Mr. Vinh has mixed feelings about the way publishers are rushing into apps on the iPad. He pointed out that you don’t need an app to read the newspaper on a mobile device.
“I really like this app,” Mr. Vinh said, tapping opening The Times Editor’s Choice app on his iPad. He fingered through to an article about Leonard Nimoy’s photography and chuckled to himself. “I think we did a good job on this app given the time that we had to turn it around, but I still prefer a web browser,” he said. “I feel like that’s the most up-to-the-minute experience, and it’s a full experience.”
Mr. Vinh installed the Wired app, but he had not taken the time to download the June or July issues of the magazine. “I don’t think it’s such a great idea,” Mr. Vinh said. “Magazines are such a weird format for digital content consumption.”
“Content apps are weird,” he continued. “If you look at most of the apps that are really successful, they’re functionally driven — like Twitter or shopping or subway maps. I think it’s weird to have an app just for reading when you can just read right on the web.”
“The one thing about a magazine app is that if they can bring back the kind of ad revenue they had in print, then that’s fantastic, that’s great, and more power to them,” he said. “I’m just skeptical,”
We asked Mr. Vinh how designing specifically for the iPad was different from other digital design work.
“It’s a really interesting shift away from the idea that a brand owns a piece of real estate and talks in its language exclusively,” Mr. Vinh said. He called the shift a new paradigm for design. He held his iPad in both hands and stared at the screen. “The thing is it’s not that this platform has a monopoly,” he said. “It’s just the platform everyone wants to be on.”
After some contract work for companies in the coming months, Mr. Vinh might launch a start-up of his own. He’s interested in social media. “I have some ideas of my own. I have a really specific great idea that I’m hoping I can make happen. We’ll see. It’s all new to me. I haven’t ever been in a position where I need to raise capital or put together a technology team,” he said.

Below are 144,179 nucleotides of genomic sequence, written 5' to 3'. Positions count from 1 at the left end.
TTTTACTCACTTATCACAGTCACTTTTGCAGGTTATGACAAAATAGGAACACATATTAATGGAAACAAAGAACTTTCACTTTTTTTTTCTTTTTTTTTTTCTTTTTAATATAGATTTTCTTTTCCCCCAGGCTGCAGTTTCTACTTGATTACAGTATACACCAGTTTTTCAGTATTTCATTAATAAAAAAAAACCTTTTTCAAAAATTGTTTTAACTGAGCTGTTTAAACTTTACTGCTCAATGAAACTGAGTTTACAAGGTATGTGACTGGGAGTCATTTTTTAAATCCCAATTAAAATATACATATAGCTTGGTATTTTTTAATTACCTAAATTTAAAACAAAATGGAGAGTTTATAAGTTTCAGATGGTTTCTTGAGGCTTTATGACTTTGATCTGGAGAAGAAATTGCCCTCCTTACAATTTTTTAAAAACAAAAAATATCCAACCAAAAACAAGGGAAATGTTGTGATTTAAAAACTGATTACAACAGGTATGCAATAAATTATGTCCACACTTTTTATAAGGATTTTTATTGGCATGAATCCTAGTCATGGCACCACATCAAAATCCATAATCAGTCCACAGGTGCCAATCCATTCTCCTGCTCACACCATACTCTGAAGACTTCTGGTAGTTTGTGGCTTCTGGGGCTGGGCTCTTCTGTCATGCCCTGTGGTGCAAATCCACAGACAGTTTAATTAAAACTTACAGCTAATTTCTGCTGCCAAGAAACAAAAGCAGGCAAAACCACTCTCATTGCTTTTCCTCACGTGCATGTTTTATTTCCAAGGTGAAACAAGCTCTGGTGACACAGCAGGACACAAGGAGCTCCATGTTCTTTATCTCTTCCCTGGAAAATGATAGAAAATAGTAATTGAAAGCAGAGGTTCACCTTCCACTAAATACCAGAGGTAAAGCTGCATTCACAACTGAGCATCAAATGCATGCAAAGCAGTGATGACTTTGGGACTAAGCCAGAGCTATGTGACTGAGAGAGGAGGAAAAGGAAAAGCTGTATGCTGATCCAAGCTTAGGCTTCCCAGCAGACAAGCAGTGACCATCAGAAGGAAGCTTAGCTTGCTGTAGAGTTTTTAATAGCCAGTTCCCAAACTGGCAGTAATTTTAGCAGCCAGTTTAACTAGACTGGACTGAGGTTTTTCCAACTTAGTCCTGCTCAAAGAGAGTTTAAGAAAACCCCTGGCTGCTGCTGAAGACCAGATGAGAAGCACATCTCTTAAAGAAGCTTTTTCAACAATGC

“As much as I liked it there [at The Times], I really wanted to try something different,” he said. “Ultimately I decided that if I don’t get out and try to do something small, or start something new on my own, or join a startup that’s much scrappier, then I would never have the opportunity to do it.”
When announcing his resignation from The Times on his blog, Mr. Vinh said that he was full of regret. He wrote that being design director of nytimes.com was the best job he’d ever had and that he felt passionate about the importance of The Times as a “force for good in the world.”
“I don’t think anyone was shocked,” Mr. Vinh said. “Modesty aside, I think they were sad that I was going. But I think to everybody it seemed like it made sense for me to go.”
Upon hearing the news, one of the designers on Mr. Vinh’s team created a set of buttons. One of them read “I worked for Khoi.” His name was set in large gothic type.
Mr. Vinh said that it was especially hard to accept that he was leaving when he heard about upcoming design projects at The Times. “It wasn’t that I had done everything I wanted to do there,” he said. “It was more that I realized I had a window of time to try something different.”